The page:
E.J. then delivers Roberts a Roman mosaic of a half-naked woman, with the advice that everything Roberts needs is around him, he just has to see it. More on this later. After this, Vickers explains (with lots of cool graphics and animation) how the brain processes information, and how much our perceptions of reality dictate what our reality actually is. Since we only consciously take in very very small parts of the billions of bits the brain is encountering, the brain constantly takes “shortcuts” based on our past brain wiring. This creates mental prison walls that literally cause us to “see” present reality based on the past. So, if you have “memorized” suffering and sadness, then even if your conscious mind says “I want to be happy,” the rest of the mind and body say “you want to be miserable.” Essentially, our brains reinforce the story we have known our entire lives, and as Pert regularly writes about (and researches), this is more than just a brain thing; it actually involves a feedback loop with the cells of the body. As Dispenza mentions, just like a great golfer masters his swing, we “master” a way of being. We can literally “master” suffering, anger, anxiety, etc, by living these patterns every day.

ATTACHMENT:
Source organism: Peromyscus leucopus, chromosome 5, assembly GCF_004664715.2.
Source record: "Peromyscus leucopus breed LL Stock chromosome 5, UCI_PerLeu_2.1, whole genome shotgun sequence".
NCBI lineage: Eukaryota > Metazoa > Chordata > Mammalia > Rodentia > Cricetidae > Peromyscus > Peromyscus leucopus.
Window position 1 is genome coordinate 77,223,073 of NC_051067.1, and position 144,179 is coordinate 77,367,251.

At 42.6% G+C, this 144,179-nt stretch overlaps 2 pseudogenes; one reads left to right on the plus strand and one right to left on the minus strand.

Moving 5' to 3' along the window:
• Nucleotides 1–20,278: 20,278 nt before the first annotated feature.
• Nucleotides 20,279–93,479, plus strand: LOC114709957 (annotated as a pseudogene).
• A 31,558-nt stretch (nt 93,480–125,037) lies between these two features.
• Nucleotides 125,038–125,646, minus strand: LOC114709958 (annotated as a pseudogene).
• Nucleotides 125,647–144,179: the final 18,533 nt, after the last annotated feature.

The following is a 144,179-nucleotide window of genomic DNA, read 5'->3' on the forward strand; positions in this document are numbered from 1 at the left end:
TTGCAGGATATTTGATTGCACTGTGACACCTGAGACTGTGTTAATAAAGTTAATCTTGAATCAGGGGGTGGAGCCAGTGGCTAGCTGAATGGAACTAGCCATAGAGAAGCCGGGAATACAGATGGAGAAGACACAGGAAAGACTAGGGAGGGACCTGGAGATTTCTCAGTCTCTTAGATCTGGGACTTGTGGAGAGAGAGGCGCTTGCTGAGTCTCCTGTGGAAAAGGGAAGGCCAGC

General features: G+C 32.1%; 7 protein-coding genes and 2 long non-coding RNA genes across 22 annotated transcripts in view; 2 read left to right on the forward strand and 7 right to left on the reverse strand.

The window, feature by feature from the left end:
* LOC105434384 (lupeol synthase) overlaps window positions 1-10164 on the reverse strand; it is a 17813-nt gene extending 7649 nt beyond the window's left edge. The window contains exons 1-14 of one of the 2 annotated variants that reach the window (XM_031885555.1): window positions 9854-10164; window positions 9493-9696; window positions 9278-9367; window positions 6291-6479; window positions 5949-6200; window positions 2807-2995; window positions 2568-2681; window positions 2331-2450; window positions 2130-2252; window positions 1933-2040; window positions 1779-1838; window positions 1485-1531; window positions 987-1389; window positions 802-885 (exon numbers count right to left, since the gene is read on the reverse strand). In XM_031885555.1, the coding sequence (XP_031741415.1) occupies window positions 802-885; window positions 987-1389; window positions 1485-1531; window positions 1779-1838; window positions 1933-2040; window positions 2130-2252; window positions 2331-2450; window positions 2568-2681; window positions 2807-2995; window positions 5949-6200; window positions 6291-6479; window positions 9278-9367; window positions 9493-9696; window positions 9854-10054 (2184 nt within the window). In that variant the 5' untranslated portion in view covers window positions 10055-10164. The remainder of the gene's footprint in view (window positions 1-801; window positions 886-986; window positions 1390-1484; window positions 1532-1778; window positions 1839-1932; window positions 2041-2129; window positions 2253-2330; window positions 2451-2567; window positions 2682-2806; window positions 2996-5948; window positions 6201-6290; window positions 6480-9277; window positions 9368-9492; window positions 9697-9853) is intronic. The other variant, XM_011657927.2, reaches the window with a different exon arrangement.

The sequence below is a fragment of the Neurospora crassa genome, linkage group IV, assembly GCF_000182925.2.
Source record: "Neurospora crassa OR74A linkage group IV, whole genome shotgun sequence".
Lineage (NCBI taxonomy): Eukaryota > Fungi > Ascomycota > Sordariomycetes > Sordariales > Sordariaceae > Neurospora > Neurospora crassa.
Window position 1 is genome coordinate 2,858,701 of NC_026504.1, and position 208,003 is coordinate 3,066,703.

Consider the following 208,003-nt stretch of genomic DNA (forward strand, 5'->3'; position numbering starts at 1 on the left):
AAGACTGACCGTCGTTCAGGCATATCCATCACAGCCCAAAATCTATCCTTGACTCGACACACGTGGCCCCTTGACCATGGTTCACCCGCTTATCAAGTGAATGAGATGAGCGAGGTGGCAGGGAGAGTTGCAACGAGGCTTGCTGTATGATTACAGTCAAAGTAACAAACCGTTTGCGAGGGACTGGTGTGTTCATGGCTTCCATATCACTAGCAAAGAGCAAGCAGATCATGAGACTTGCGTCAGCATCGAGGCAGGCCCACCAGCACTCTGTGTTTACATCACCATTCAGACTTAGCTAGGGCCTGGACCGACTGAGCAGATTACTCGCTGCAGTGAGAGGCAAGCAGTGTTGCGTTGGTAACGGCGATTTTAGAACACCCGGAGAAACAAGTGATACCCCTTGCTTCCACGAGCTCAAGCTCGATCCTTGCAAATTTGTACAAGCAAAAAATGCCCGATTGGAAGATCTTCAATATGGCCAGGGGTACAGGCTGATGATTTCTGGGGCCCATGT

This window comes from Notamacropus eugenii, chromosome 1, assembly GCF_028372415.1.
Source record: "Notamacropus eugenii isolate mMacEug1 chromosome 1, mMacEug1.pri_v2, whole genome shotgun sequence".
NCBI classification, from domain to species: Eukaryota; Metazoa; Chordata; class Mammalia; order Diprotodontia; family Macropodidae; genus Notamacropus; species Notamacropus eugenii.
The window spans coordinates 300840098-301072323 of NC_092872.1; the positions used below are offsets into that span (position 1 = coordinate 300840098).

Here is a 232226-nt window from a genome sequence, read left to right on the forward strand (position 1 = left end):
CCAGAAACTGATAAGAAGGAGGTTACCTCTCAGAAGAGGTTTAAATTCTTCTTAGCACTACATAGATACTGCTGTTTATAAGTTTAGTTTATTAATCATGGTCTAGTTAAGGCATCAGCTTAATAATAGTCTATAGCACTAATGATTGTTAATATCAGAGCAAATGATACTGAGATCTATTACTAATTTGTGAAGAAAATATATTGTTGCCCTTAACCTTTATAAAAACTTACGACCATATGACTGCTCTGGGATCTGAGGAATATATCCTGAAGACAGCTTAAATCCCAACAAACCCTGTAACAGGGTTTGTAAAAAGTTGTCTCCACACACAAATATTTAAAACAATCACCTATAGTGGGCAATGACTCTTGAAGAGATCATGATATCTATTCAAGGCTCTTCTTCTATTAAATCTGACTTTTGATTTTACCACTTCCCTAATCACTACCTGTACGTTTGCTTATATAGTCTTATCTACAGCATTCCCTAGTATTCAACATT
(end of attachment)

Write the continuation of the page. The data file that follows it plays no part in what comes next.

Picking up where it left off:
On day 272, Roberts decides to approach the prison guard differently, and they find they went to the same high school. This simple change of outlook builds rapport and actually begins a friendship with the guard. He also decides to write to the husband of the woman that he killed.
The movie then takes a twist into the “metanormal,” getting into the research of Jahn and Dunne at the PEAR laboratory at Princeton. In fact, both researchers are actually interviewed in the film. They remind us that our minds and environment interact, and that our thoughts and intentions can literally influence external reality.